From small town girl to one of the leading fashion designers in the community, Sanmugaselvi Rajagopal has seen it all. Her fashion line, Desiglam, is a testament to that. This fashion designer has elevated the Malaysian fashion scene, with her eclectic Indowestern pieces and vivid colours.
The Varnam team catches up with Sanmugaselvi to talk about her sojourn in Malaysian fashion, the trends she keeps up with and the ever evolving world of slow fashion.
Hailing from humble beginnings, Sanmugaselvi could only dream of clothes at one point of her life. “I was born in Teluk Intan, but I grew up in Cameron Highlands. Food and education were our only priorities,”
New clothes were a luxury that Sanmugaselvi’s family couldn’t always afford. “We used to get new clothes only during Deepavali, if it was a good financial year for the family,” she says. “It usually wasn’t,”
So she took the clothes she had and began modifying them. “I would remove sleeves from one outfit and attach it to another,” Sanmugaselvi’s passion for colours and patterns also kept her going. “I would go into a garden and stare at the different shades of flowers. I still do this today!”
But it wasn’t always happy. “My two siblings and I watched as our mother slogged on the farms. It felt like slavery,” she reminisces. That was the time that Sanmugaselvi decided that she would work for herself, no matter what.
“I moved to Kuala Lumpur with a big dream, moving to KL was huge in the 90s, you see,” And so she worked towards that dream, but something wasn’t right. “While I was working in KPMG, it dawned on me that as an employee, I’m just sitting here, giving my all to the company for their vision. But to the company, I am just a chair,” Like many of us, she found herself pouring all her energy into her company’s growth and vision .
Like many of us, she found herself pouring all her energy into her company’s growth and vision .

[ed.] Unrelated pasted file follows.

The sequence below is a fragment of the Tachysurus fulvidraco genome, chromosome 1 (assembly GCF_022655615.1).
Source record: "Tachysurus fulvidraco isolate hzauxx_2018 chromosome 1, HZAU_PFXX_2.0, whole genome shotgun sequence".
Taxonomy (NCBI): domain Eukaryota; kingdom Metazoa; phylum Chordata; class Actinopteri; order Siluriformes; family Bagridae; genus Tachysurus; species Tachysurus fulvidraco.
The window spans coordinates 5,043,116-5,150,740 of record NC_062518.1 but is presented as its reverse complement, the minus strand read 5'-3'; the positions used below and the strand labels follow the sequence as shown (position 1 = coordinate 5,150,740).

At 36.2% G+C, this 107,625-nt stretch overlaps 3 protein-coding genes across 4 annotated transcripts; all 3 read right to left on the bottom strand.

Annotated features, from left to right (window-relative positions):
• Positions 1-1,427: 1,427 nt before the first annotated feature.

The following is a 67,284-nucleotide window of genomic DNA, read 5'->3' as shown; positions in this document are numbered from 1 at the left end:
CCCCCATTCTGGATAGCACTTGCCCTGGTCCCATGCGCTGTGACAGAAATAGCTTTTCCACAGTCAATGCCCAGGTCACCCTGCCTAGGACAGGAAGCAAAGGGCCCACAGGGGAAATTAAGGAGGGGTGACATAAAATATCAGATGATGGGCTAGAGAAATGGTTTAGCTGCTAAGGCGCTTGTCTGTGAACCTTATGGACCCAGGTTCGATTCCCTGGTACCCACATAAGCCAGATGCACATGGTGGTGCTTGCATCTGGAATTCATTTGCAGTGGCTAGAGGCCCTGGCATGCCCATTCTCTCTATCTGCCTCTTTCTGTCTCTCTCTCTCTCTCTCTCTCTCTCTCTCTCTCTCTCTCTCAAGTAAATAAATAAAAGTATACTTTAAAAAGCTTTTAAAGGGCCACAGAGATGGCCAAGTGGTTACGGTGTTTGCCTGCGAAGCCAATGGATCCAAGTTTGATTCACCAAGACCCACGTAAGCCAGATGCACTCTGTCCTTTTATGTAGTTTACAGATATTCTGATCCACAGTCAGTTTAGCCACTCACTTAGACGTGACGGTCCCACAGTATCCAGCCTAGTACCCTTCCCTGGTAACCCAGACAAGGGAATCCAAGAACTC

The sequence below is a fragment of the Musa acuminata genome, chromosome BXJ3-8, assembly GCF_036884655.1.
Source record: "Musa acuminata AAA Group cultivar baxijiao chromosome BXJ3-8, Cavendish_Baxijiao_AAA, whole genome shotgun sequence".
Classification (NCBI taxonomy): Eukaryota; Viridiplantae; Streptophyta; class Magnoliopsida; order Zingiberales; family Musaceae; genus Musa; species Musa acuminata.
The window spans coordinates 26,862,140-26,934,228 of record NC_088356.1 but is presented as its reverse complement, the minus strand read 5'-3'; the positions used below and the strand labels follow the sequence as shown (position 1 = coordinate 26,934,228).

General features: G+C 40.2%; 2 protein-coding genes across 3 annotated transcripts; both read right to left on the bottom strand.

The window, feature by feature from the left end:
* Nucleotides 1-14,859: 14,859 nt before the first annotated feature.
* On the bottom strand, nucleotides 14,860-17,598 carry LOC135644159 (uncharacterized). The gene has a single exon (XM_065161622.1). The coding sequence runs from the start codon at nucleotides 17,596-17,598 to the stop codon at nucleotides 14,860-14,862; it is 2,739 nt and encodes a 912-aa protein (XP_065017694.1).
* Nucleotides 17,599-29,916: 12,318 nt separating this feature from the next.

On the home front, Sanmugaselvi had gotten very comfortable. “Being married with two kids, I knew I was getting very comfortable. I needed to make myself uncomfortable,” she says. “I didn’t discuss it with anyone I just decided to resign. My boss asked me how I planned to support myself. That’s not your problem, I told him,”
I needed to make myself uncomfortable
“I then started my own business. It was a boutique and beauty parlour,” Sanmugaselvi always kept a lookout on potential business opportunities. “What else can I do, I would constantly ask myself. What new things can I introduce?”
As she traversed each challenge the world of self employment had to offer, Sanmugaselvi educated herself. She kept making herself uncomfortable. “I did it every day, and I still do it now. When you do something you like, it’s nice, but when you do things you don’t like, when you challenge yourself, it takes you to a whole new level,”
“I often reflect at the end of my day and ask myself, what did I do differently today?” She does this, she says, because her only competitor is herself.
As her business grew, people began noticing what she wore, “They saw my sarees and started asking if they can buy it. I knew then that I have an eye for attractive patterns,”
“At the time, I would go to India buy sarees and other articles and bring them back here to be sold. I thought to myself, why not do this on my own? I could add a creative twist to suit our local palate,”
Sanmugaselvi then did the unthinkable. “I sold my business and told my children and husband, Prakash, lets leave this comfort zone. I chose New York, so I can learn the ropes of fashion design. My family and I moved there. This was an incredible experience where we all learnt a lot.
“It was a huge risk. But I thought to myself, if I don’t make that decision today, I won’t grow,” She took that leap of faith and it paid off.
It was a huge risk. But if I don’t make that decision today, I won’t grow
When she finally returned to Malaysia, Sanmugaselvi created her fashion line, Desiglam. “Creating my new brand, I organised a fashion show with my new collection, En Barathi, where the fabric is Barathi themed,”
“Ultimately, I want to there to be ownership for my work. This is mine. That’s something I have felt from a very young age,” Her vision was realised with every new line that Desiglam produced.